A rare opportunity to rid the society of crime bosses lands in Bangladesh  

 A.H. Jaffor Ullah

Published on February 13, 2007

We all thought that finally the days of political criminals are numbered when the army in Bangladesh started to arrest a few crime bosses, criminals with political affiliation, etc.  A year ago a list circulated in the Internet that showed how much money was siphoned off from public fund in Bangladesh in the last 5 years and by whom.  Needless to say, the bulk of the money stolen from public fund was connected to Khaleda Zia�s party and a sizable amount was stolen by her own family members including her good-for-nothing son, Tarek Rahman.  The newspapers in Bangladesh also ran stories about how the friends and inner circle of Khaleda Zia�s son became multimillionaire overnight.  One name that was mentioned is that of Mr. Giasuddin Mamun, who is the sidekick of Khaleda Zia�s eldest son.  Therefore, when the news came just in the aftermath of emergency declaration in Dhaka that Mr. Mamun was arrested by the army, we all thought it was the right beginning.  However, today (January 15, 2007) I read that the High Court of Bangladesh has asked the army and police not to trouble Mr. Mamun any further.

I urge Dr. Fakhruddin Ahmed, the newly appointed Chief Advisor of the caretaker government, to give orders to law and order department to apprehend all the criminals who are connected with the major political parties.  The police should not go after petit criminals who steal only nickel and dime.  Instead, the army and police should round up all the criminals with political patronage.  I read that most ministers who served Khaleda Zia from October 2001 through October 2006 have become filthy rich.  Should not the government ask them to provide evidence how they amassed such phenomenal wealth in just 5 years sans Aladdin�s magic lamp.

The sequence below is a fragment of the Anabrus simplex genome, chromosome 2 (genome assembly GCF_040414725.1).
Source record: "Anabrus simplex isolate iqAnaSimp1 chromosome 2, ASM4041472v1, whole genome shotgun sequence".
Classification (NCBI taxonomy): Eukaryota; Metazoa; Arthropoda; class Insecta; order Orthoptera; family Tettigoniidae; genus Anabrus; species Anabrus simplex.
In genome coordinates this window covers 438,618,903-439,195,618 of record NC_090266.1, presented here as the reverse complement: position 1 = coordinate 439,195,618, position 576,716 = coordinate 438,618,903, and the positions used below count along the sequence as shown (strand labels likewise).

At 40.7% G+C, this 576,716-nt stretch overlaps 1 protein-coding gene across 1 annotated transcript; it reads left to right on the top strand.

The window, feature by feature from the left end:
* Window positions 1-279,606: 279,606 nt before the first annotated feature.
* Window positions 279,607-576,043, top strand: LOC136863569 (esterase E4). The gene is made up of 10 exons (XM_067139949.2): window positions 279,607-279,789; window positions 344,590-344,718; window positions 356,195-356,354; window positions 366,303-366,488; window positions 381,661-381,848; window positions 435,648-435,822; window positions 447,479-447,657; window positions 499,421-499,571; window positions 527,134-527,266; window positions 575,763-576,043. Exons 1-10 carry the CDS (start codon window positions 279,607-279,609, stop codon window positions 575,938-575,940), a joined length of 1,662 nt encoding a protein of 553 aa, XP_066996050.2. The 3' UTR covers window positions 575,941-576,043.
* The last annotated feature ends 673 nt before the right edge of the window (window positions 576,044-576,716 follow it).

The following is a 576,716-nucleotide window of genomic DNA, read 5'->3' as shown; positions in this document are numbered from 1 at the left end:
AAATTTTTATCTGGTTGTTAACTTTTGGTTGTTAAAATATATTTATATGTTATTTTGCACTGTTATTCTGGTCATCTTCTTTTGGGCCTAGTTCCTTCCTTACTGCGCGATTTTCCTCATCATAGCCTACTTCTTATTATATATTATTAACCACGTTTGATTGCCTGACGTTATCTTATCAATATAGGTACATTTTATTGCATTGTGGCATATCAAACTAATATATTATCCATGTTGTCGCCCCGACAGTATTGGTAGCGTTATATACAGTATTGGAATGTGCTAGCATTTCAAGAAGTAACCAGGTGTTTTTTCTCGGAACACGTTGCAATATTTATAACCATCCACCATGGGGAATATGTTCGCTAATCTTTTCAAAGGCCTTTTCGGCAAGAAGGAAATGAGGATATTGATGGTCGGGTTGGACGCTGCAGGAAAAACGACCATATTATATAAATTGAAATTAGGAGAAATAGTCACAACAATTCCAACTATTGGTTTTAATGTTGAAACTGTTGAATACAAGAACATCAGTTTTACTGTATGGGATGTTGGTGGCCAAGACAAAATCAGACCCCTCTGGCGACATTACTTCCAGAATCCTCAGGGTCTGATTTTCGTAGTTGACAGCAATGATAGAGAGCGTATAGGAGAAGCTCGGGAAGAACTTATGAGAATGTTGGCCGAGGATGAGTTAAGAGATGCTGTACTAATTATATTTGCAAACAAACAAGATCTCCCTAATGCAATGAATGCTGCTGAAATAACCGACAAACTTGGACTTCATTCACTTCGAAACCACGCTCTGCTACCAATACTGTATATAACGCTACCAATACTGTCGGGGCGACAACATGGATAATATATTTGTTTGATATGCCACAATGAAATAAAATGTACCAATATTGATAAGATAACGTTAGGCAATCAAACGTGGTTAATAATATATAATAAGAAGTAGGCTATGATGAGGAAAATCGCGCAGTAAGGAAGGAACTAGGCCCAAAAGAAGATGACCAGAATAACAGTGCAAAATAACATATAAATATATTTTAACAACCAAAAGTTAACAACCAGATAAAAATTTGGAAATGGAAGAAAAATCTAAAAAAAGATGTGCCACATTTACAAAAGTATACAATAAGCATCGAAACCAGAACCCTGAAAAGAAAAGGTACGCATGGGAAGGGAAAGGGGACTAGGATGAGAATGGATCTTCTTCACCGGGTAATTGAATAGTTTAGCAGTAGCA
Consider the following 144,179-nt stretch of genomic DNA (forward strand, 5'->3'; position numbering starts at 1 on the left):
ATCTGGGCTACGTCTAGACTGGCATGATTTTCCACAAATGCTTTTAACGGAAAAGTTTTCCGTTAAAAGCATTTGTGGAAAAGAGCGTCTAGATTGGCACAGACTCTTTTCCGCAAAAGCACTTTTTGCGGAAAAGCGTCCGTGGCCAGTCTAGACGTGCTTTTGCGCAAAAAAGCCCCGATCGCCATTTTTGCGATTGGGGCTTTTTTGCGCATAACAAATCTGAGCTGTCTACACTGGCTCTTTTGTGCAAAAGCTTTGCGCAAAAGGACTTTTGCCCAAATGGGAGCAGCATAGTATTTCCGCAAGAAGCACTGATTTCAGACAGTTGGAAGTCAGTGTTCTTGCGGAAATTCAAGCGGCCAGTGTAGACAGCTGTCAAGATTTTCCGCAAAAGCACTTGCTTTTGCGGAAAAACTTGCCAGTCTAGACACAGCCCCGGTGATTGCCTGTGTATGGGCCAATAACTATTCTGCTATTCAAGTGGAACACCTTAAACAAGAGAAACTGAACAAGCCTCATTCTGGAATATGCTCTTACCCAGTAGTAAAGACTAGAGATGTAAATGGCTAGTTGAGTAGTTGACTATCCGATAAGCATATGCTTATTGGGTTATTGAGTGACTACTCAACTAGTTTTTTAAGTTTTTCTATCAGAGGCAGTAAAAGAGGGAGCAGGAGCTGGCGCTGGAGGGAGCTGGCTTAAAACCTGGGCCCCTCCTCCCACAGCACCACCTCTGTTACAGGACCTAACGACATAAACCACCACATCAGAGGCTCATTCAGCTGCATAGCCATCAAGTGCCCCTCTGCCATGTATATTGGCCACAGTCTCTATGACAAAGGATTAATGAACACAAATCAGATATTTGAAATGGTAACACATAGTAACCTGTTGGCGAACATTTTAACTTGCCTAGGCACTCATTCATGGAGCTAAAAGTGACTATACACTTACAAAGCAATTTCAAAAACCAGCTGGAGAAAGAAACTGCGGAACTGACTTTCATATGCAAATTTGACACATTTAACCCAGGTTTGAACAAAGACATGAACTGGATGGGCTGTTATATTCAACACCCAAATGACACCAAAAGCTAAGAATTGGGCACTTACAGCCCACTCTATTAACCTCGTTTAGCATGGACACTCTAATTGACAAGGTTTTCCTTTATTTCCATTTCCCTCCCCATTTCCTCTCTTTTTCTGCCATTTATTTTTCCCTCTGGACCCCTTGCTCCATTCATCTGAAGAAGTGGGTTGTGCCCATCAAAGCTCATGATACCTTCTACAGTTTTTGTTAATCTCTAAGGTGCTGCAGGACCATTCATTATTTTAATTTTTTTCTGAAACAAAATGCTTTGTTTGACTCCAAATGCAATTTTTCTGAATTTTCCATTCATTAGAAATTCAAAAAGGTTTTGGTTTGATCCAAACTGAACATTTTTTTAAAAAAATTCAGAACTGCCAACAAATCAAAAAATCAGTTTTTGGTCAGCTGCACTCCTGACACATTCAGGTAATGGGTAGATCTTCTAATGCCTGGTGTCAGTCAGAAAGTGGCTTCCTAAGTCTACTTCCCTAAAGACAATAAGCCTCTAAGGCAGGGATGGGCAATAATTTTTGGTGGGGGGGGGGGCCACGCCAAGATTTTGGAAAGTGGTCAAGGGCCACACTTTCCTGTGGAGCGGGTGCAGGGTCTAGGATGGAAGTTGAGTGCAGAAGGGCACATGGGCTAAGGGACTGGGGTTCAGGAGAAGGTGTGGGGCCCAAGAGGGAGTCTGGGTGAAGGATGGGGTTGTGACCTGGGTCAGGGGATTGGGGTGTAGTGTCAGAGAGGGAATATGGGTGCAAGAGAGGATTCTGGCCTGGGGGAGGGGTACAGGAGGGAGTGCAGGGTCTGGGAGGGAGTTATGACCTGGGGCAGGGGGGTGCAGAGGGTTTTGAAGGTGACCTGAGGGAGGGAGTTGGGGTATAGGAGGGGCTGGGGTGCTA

Let us hope that the CG in Dhaka will not go slow to apprehend all these criminals.  Secondly, the corrupt ex-MPs and godfathers should not be allowed to run for parliamentary election.  I have no sympathy for H.M. Ershad.  If the EC barred him from competing in the next election, then other politicians who were identified having links to crime and whose net worth had become astronomical should also be barred.  If required these corrupt individuals should be railroaded to receive a speedy trial.  The bigger question is � will this happen now during the emergency?  The experts are indicating that the new CG will be in office for at least 90 days.  Therefore, if they have the resolve, all the criminals could be rounded up in a cinch.  The police precisely know who they are.  Therefore, apprehending them won�t be a monumental task.

I am a bit surprised knowing that not many cyber forums are vocal about this endemic problem that afflicts Bangladesh.  If the nation cannot rid of the mega-criminals with high political patronage, these thugs will re-enter the politics and the cycle of crime will start in pronto immediately after the parliamentary election. 

The emergency declaration in Bangladesh was not greeted with an open arm by people who prefer democracy over oligarchy (a government by a few influential people) but these select few people who are at the helm may do something which will not be possible by any democratically elected government in Bangladesh.  Thus a fantastic opportunity is literally knocking at the door.  What are we waiting for?

Maybe, I am expecting way too much from the caretaker government whose mandate is only to prepare the nation for an honest, fair, and unbiased election.  Thus, I am disheartened but not appalled to hear the news today that the HC in Bangladesh is asking the law and order department not to harass Giasuddin Mamun who made billions in the last 5 years.  All of this could change if the President makes a decree that the nation is now under an emergency rule; therefore, civil rights protected by the constitution may not apply now.

The people of Bangladesh will remember for a long time and they would go out of their way to thank Dr. Fakhruddin Ahmed and his council of advisors if his caretaker administration could rid the society of crime bosses with political connection.  It is doable and must be done.  This temporary government could write a history and set an example of good governance, which will go down in the annals of Bangladesh history as a turning point.  Why not go for it?


Dr. A.H. Jaffor Ullah, a researcher and columnist, writes from New Orleans